THE PHOENIX PARK, situated westward of the city, and north of the Liffey, is 7 miles in circumference, comprising an area of 1759 acres enclosed by a stone wall. Its name is derived from the Irish term Finniske, “a spring of clear water,” now corrupted into Phoenix. A lofty fluted Corinthian pillar resting on a massive pedestal, and having on the abacus a phoenix rising from the flames, was erected near the lord-lieutenant’s lodge by the Earl of Chesterfield, when chief governor. The Lodge was purchased from Mr. Clements, by whom it had been built, and was originally a plain mansion of brick. Lord Hardwicke, however, in 1802, added wings, in one of which is the great dining-hall; the Duke of Richmond, in 1808, built the north portico of the Doric order, and the entrance lodges from the Dublin road, and Lord Whitworth added the south front, which has a pediment supported by four Ionic columns of Port-land stone, from a design by Johnston. The demesne attached to the Lodge comprises 162 acres. The Wellington Memorial occupies an elevated position: it consists of a massive truncated obelisk, 205 feet high from the ground, and resting on a square pedestal 24 feet high, which is based on a platform 480 feet in circuit, rising by steps to the height of 20 feet. On each side of the pedestal are sunken panels intended to receive sculptures in alto-relievo, representing the principal victories of the duke; and on each side of the obelisk are enumerated all his battles, from his first career in India to the victory at Waterloo. In front of the eastern side of the pedestal rises another of small proportions, for an equestrian statue of the duke after his decease. The whole has been so far completed at an expense of £20,000. The park also contains residences for the ranger, the principal secretary of state, and the under-secretary. The Powder Magazine, erected in 1738, is a square foot with half-bastions at the angles, surrounded by a dry ditch, and entered by a drawbridge; in the interior are the magazines, which are bomb-proof and well secured against accidental fire. It is defended by ten 24-pounders. Near the Vice-regal Lodge, a level of about 50 acres, cleared of trees, is used as a place of exercise and reviews for the troops of the garrison. In other parts are the buildings of the Hibernian School for soldiers’ children, the buildings for the trigonometrical survey of Ireland, the Military Infirmary, the Police Barracks, and the garden of the Zoological Society. Near one of the entrances to the Vice-regal Lodge, in a wooded glen, is a chalybeate spa surrounded with pleasure-grounds, and furnished with seats for invalids, fitted up at the expense of the Duchess Dowager of Richmond for the accommodation of the public.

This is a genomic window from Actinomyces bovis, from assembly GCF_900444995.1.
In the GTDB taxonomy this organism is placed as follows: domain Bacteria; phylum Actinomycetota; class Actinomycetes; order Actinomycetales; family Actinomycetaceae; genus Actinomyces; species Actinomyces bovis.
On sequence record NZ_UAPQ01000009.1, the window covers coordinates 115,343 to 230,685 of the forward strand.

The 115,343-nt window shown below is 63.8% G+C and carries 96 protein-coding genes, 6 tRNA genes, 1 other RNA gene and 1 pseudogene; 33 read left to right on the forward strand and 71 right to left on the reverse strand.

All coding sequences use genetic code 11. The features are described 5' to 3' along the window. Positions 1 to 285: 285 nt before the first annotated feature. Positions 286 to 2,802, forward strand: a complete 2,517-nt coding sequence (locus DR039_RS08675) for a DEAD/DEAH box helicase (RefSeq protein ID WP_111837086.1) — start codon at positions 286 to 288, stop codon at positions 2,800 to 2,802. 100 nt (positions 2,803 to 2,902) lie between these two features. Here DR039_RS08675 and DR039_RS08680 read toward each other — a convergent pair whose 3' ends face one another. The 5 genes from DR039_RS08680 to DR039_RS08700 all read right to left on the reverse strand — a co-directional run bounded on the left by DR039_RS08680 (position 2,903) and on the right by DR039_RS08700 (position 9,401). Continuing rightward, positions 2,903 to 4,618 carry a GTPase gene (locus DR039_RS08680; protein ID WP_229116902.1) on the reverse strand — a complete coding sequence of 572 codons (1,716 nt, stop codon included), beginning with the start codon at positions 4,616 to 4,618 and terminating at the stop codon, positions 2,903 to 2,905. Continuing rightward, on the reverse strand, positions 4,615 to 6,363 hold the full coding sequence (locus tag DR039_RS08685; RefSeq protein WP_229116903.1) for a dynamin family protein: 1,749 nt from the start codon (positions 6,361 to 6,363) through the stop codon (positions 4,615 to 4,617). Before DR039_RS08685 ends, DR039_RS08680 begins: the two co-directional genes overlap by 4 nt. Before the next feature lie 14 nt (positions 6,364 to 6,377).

The MILITARY department is under the control of the commander of the forces, under whom are the departments of the adjutant-general, quarter-master-general, royal artillery, engineers, commissariat, and medical staff. The garrison is under the more immediate command of the general officer commanding the Dublin district, the head-quarters of which are in the city. The commander of the forces resides in the Royal Hospital, Kilmainhan, of which he is master by virtue of his office: this hospital was founded for superannuated and maimed soldiers, in 1679, by royal charter, on the site of the dissolved priory of St. John of Jerusalem, at an expense of £23,559. The building consists of a quadrangle, 306 feet by 288 on the outside, inclosing an area of 210 feet square. On the north side is the dining-hall, 100 feet by 50, the walls of which are appropriately ornamented with guns, pikes, and swords, and with standards taken from the Spaniards. The chapel is a plain but venerable structure: the east window, ornamented with stained glass, is very large, and beneath it is the communion-table, of highly wrought Irish oak. The remainder of the quadrangle, round which is a covered walk, is appropriated to the use of the inmates: the present establishment is for 5 captains, an adjutant, and 250 soldiers selected from the out-pensioners, whose number is about 20,000. The building is surrounded by a space of ground laid out in lawns and avenues well planted: its principal approach is from the military road. The expenses were defrayed by a deduction of sixpence in the pound from all military issues from the Irish treasury, till 1796, when, on the surrender to Government of a considerable portion of the estates, it was resolved to issue an annual grant of parliament.